- What is a “complaint” for the purposes of the general protections provisions of the Fair Work Act:
One approach takes a narrow view on what is a “complaint”. The narrow approach requires that the employee to have a legal right to make a complaint in their employment contract or that the complaint is made formally.
The other and broader approach doesn’t require a legal right to make a complaint and captures most circumstances where an employee expresses concern about matters that could affect their employment.
In Walsh v Greater Metropolitan Cemeteries Trust (No. 2)  FCA 456 Bromberg J favoured the broader approach and held that an employee makes a complaint when they raise a matter or conduct which could reflect badly on them or could prejudice them in their employment.
The impact of this broader approach has been seen more recently Fatouros v Broadreach Services Pty Ltd  FCCA 769 where an email sent by an employee about another employee’s performance was considered a complaint.
- How an employer may seek an adequate remedy where an employee doesn’t provide the notice required by a modern award or contract of employment:
Some modern awards permit an employer to deduct wages when an employee fails to give the required notice of termination. However, the extent of the deduction is often limited. For instance, in clause 14.1(c) of the General Retail Industry Award 2010: “If an employee who is at least 18 years old does not give the period of notice required under paragraph (b), then the employer may deduct from wages due to the employee under this award an amount that is no more than one week’s wages for the employee.”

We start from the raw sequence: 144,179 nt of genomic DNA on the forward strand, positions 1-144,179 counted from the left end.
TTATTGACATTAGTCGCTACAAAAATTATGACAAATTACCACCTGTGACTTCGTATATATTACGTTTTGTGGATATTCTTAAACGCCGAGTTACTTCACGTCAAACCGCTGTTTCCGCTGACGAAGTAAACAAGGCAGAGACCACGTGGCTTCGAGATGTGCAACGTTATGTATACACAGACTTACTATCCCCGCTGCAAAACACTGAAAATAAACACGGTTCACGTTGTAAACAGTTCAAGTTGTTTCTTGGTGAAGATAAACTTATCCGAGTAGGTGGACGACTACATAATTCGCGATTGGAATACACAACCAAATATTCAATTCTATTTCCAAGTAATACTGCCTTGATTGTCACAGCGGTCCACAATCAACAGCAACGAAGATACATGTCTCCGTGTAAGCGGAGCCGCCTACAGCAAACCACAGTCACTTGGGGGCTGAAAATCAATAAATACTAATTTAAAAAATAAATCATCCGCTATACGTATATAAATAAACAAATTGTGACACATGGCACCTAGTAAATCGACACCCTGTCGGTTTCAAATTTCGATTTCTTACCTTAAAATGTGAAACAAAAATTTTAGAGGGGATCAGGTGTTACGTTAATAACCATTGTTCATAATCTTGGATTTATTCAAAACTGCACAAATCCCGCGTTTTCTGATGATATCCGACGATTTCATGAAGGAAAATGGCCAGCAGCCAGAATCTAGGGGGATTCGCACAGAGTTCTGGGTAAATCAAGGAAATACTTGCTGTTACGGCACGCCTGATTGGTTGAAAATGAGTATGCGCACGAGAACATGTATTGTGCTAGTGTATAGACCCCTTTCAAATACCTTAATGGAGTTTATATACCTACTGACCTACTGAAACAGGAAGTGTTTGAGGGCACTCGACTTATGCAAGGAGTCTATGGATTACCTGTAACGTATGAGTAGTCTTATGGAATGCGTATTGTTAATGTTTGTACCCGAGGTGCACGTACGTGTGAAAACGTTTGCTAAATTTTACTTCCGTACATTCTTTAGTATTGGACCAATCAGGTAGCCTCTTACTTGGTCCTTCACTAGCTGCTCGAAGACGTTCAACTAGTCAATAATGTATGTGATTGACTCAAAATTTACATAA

Section 324 of the Fair Work Act, which provides that deductions from wages must be required by a modern award, enterprise agreement or other law, or must be “principally for the employee’s benefit” arguably prohibits the forfeiture of wages for an award free employee and forfeiture which exceeds that permitted by a modern award.
In an apparent response to these difficulties, in Jetgo Australia Holdings Pty Ltd v Goodsall  FCCA 1378, an employer unusually commenced action against the ex-employee who failed to give notice under the relevant modern award. The Federal Circuit Court found against the employee for breach of the relevant modern award and ordered that the employee pay a penalty.
However, the Federal Circuit Court ordered that the penalty be paid to the Commonwealth and not the employer, leaving the employer without financial remedy for the employee’s failure to give the required termination notice.
What does the future hold?
The Coalition government is unlikely to introduce sweeping changes to the Fair Work Act in the next 3 years. Only a handful of its election promises concerned industrial relations. Its most significant proposal was to stop casual employees from “double dipping” on the casual loading and full time/part time entitlements where they are found to be full time or part time employees at law.
Regardless, it is undeniable that the Fair Work Act has and will continue to shape the employment law landscape into its tenth year and beyond.
HLS Legal provides comprehensive and current advice to employers in respect of the Fair Work Act, including, in respect of managing termination of employment, enterprise agreement disputes, annual leave and deductions from pay.
If you would like advice on such matters, please contact us on (08) 9322 5202.
This article is intended to be informative only and does not constitute legal advice. If you are concerned about your individual circumstances, please contact a lawyer.
 Yellow, 2018 Yellow Social Media Report (2018) https://www.yellow.com.au/wp-content/uploads/2018/06/Yellow-Social-Media-Report-2018-Consumer.pdf